Thursday, February 15, 2018

More Than Words

The Christian faith is one that focuses on words.  We focus on a precision with our words.  One of the early church disputes was over one letter in a word – a letter that suggested Jesus’ essence was similar to that of the Father or without the letter, a declaration that Jesus was of the same substance as the Father. 

Another church dispute was over one Latin word.  The Eastern Church affirmed that the Holy Spirit proceeds from the Father.  The Western Church said the Holy Spirit proceeds from the Father and the Son (a single Latin Word). 

My point?  Christians try to be careful with their words. 

But the Christian faith is more than words.  The words that we affirm, the statements that we believe must impact the life that we live.  Bruce Waltke has written, “Jew were marked out by three practices: circumcision, Sabbath, and kosher-laws, not by their confessions. Christians are to be marked out, says Jesus, by the way in which they love each other, not only by their confession that ‘Jesus is Lord.’" 

Our confession is important.  But a right confession that is not followed up with a right (God-honoring) practice, is certainly suspect.  The prophet Isaiah denounced the people of his day for honoring God with their lips but not with their hearts (Isaiah 29:13). 

Jonah was a prophet who got tripped up in this right confession, but wrong action.  Jonah was commanded by the LORD to go to Nineveh. Instead, Jonah fled to Tarshish.  

When confronted by the sailors, in the midst of the storm, Jonah said, “I am a Hebrew, and I fear the LORD God of heaven who made the sea and the dry land” (Jonah 1:9).  His confession was right. The LORD did make the sea and the dry land.  Later, Jonah will add that the LORD is “a gracious and compassionate God, slow to anger and abundant in lovingkindness” (Jonah 4:2). 

But the knowledge of who God is and what His character is like, did not impact Jonah’s actions.  God is looking for His servants to serve Him with more than words. 

Friday, February 9, 2018

Olympic Lessons

Thursday night my family gathered in front of the television to watch the first images of the 2018 Olympics from PyeongChang.  Since the programing was ice skating, that is what we watched.  Personally I am not a big fan of ice skating, but I have always enjoyed the Olympics. 

The Olympics are fun, in part because of the hard word that each athlete puts in, in order to compete.  Each one comes to the games with the hope of victory.  Now certainly, each one is realistic. And some of them know the only way they will take home a metal is if they have the competition of a lifetime and the “picked favorites” stumble badly. Nonetheless, each one goes to the games hoping to win.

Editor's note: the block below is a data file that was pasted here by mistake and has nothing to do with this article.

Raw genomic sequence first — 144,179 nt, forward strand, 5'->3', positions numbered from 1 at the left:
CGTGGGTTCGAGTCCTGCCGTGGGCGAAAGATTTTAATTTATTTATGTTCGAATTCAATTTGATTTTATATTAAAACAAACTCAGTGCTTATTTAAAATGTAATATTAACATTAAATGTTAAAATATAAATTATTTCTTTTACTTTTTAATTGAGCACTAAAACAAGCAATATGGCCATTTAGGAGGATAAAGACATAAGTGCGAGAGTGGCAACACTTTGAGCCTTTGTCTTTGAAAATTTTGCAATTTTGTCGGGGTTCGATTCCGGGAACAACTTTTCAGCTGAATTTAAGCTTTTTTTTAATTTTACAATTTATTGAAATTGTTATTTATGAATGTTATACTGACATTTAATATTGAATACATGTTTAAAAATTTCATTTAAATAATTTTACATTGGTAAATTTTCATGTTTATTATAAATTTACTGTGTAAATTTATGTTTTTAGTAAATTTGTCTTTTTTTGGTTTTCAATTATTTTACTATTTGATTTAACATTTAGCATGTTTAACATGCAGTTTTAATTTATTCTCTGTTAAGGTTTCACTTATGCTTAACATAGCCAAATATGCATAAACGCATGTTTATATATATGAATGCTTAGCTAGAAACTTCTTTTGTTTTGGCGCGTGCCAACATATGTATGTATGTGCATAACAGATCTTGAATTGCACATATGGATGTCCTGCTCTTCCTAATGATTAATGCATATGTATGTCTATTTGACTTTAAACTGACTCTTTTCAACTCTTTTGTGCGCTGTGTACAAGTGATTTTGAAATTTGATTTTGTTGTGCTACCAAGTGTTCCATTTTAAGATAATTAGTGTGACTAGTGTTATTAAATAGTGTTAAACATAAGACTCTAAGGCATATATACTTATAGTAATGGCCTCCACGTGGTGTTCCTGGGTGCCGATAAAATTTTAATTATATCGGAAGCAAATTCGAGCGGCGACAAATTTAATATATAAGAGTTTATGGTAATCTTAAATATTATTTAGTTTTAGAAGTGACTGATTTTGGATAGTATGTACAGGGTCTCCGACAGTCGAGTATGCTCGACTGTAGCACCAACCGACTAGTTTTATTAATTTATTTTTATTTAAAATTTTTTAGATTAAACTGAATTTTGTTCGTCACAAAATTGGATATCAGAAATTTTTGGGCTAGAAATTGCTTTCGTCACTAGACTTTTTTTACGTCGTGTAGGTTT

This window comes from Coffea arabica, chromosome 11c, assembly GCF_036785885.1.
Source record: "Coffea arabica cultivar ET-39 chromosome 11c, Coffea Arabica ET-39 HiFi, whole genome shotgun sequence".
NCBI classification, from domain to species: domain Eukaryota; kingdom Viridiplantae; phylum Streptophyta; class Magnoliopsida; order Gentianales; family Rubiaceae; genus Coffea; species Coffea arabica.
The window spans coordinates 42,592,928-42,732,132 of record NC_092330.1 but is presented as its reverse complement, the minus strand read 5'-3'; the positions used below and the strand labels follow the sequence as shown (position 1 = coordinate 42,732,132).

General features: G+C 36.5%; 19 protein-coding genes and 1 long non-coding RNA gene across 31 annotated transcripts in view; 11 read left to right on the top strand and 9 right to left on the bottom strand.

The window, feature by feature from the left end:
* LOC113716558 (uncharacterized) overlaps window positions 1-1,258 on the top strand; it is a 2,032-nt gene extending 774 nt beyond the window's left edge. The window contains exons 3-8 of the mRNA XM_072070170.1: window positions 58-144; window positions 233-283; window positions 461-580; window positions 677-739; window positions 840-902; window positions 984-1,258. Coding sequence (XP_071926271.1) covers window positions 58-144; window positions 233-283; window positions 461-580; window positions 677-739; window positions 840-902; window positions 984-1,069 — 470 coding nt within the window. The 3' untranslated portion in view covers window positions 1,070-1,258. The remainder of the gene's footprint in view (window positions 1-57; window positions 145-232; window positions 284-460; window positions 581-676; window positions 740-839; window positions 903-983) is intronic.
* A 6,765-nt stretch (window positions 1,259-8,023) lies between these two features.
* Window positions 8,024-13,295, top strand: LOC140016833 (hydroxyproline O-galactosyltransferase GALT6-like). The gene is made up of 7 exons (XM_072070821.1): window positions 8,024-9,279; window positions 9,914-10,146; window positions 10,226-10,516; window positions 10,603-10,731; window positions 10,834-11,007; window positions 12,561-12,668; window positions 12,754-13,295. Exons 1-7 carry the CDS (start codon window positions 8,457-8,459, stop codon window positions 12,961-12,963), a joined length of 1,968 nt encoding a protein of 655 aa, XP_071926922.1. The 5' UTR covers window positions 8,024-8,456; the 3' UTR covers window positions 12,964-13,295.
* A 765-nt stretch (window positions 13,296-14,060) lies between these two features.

I appreciate that hard work.

And I appreciate the beauty of the games.  It is hard to do what these athletes make to look easy. 

And I enjoy the national love that is displayed by each athlete.  As an American, I enjoy seeing the Stars and Stripes waving behind the athletes. And I especially enjoy hearing our national anthem played when medals are awarded. But I can also appreciate the non-American’s love for their country. 

And through the games, I am reminded of the way the Scriptures use sporting images to teach us about the Christian life.  We are beckoned to “run in such a way that you may win” (1 Corinthians 9:24).  As the athlete has given up many pleasures over the years to seek that medal, so we are called to give up the passing pleasures of life as we seek the crown that does not fade or rust or diminish.  As Christians, we are called to live disciplined lives – lives of greater discipline than any Olympic athlete. 

Thursday, January 18, 2018

White As Snow

Winter has set in in Central Ohio – and many other places around the country.  I must confess that I have mixed feelings about the season.  There is part of me that loves the snow.  I like to watch the snow fall. I like to play in the snow (though I don’t do that as much as I used to). I enjoy shoveling the snow.  But there is another part of me that dreads the cold temperatures. 

Part of the time I turn over the line from CS Lewis’ book, The Lion, The Witch, and The Wardrobe, in which Narnia is trapped under the spell of the Witch.  It is “always winter but never Christmas.”  The dreaded side of cold weather presses me towards those thoughts.

On the other hand, at other times, I think about the words of Isaiah, “’Come now, and let us reason together,’ says the LORD, ‘Thought your sins are as scarlet, They will be white as snow; Though they are red like crimson, They will be like wool’” (Isaiah 1:18). 

Jesus shed His blood on the cross of Calvary. Through His blood, those who look to Him in faith are cleansed of their sin.  Through the blood of Jesus, we are made white as snow. 

And so as I look at the blanket of snow lying on the ground, I am reminded of the cleansing which is mine through Jesus.  And that reminder presses me to tell others about the good news that Jesus lived and died and rose again to save sinners from their sins.